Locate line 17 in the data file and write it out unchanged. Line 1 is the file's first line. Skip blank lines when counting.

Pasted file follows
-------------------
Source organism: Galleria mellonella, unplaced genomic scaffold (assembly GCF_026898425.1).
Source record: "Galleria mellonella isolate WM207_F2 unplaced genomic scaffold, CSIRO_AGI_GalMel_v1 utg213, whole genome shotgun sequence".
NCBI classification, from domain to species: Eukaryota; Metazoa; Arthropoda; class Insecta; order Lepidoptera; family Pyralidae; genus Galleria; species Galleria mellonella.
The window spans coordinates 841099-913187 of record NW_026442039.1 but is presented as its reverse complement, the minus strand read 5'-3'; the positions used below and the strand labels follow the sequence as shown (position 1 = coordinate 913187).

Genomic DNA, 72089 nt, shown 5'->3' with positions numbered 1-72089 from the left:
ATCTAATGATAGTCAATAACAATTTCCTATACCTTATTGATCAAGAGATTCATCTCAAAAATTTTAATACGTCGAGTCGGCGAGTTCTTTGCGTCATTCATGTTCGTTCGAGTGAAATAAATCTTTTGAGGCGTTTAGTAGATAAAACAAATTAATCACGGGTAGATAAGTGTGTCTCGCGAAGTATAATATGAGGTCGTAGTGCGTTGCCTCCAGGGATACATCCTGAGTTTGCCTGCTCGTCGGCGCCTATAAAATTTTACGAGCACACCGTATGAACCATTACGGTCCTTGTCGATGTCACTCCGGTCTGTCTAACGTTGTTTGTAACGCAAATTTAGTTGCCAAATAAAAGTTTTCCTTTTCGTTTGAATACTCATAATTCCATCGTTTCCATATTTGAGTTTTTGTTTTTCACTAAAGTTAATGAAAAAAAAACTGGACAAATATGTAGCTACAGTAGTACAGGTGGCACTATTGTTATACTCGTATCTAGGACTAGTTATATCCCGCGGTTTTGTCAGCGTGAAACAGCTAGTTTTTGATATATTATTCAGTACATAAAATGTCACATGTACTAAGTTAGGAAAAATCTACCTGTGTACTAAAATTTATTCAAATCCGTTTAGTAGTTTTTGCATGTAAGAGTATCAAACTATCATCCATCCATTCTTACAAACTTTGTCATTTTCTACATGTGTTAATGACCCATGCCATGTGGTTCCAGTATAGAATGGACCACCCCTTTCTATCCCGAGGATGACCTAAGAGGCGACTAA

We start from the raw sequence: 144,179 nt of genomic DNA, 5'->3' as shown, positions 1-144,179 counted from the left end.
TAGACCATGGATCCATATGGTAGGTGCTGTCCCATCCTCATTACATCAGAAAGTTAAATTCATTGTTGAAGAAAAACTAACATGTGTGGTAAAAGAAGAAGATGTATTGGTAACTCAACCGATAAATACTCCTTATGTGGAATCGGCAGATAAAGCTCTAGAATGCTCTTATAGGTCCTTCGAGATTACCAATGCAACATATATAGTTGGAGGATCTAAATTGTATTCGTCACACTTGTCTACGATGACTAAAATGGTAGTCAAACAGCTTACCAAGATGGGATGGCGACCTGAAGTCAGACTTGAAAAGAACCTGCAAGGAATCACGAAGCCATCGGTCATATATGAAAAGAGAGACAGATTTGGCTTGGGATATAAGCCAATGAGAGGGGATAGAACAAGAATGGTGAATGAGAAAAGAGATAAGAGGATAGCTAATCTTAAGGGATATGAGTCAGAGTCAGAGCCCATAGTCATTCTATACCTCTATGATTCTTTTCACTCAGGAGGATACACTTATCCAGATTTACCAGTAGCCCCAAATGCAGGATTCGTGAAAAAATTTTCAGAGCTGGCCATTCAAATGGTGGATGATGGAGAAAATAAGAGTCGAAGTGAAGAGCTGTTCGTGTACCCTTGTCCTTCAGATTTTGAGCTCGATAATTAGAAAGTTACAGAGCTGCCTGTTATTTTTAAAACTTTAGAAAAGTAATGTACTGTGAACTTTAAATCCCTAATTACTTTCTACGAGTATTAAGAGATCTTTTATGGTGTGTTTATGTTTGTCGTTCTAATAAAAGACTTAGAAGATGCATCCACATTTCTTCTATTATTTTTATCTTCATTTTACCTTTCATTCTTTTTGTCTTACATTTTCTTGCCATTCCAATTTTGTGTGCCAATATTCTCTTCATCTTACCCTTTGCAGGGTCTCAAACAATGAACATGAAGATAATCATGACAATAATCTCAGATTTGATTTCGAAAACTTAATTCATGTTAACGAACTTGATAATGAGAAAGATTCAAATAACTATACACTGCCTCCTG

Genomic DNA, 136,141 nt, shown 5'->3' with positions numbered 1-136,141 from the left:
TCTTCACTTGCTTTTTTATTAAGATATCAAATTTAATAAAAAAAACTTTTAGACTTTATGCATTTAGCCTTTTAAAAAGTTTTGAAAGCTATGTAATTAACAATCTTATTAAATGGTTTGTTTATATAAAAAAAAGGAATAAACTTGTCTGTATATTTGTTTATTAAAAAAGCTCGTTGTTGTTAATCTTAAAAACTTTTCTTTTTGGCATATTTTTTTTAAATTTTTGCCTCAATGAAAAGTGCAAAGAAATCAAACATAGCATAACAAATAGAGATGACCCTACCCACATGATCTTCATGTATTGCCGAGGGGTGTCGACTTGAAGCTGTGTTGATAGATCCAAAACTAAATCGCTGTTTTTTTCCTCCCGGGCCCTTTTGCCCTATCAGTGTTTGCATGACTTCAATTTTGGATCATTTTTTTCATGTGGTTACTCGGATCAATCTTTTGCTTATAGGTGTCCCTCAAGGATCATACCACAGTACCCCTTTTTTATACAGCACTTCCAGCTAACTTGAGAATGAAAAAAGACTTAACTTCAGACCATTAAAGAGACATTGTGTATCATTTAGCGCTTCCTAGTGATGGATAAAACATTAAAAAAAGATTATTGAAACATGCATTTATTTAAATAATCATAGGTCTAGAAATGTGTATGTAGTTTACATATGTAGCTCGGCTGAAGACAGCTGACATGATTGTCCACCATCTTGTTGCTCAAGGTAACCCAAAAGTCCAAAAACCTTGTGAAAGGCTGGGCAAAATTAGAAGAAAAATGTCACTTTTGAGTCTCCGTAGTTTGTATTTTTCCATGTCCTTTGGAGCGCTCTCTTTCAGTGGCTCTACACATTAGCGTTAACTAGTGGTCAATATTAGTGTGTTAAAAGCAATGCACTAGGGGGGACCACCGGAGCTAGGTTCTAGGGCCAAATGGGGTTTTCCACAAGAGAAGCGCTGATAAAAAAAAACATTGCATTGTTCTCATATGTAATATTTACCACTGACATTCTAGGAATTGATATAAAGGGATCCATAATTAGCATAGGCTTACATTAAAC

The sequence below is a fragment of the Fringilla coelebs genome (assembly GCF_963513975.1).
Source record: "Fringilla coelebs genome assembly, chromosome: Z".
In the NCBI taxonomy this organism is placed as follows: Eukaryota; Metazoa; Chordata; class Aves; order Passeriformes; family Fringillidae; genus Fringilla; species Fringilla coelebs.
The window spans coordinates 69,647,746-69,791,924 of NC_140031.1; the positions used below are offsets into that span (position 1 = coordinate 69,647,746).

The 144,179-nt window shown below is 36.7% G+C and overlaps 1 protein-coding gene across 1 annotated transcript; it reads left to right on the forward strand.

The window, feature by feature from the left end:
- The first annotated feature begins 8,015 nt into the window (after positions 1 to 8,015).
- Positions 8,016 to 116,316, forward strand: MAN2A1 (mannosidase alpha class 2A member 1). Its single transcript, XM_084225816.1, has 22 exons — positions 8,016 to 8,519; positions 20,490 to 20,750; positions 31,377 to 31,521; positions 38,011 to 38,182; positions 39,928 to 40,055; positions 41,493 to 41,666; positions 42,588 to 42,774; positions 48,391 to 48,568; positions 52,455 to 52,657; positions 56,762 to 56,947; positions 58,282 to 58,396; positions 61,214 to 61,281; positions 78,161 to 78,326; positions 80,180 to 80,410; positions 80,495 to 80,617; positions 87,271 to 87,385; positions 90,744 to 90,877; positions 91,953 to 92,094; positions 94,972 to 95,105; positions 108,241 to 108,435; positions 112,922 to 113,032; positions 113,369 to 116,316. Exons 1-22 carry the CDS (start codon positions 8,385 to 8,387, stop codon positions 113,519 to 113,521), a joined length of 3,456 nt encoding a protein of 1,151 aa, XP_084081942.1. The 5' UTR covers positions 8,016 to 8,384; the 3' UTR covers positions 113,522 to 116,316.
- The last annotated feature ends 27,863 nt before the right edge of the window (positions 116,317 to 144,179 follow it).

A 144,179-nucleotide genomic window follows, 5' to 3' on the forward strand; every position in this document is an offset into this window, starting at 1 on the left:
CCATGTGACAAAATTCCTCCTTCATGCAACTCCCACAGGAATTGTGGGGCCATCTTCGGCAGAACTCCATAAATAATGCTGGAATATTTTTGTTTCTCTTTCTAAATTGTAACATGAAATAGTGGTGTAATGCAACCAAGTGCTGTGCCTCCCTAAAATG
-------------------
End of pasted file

- The first annotated feature begins 8,015 nt into the window (after positions 1 to 8,015).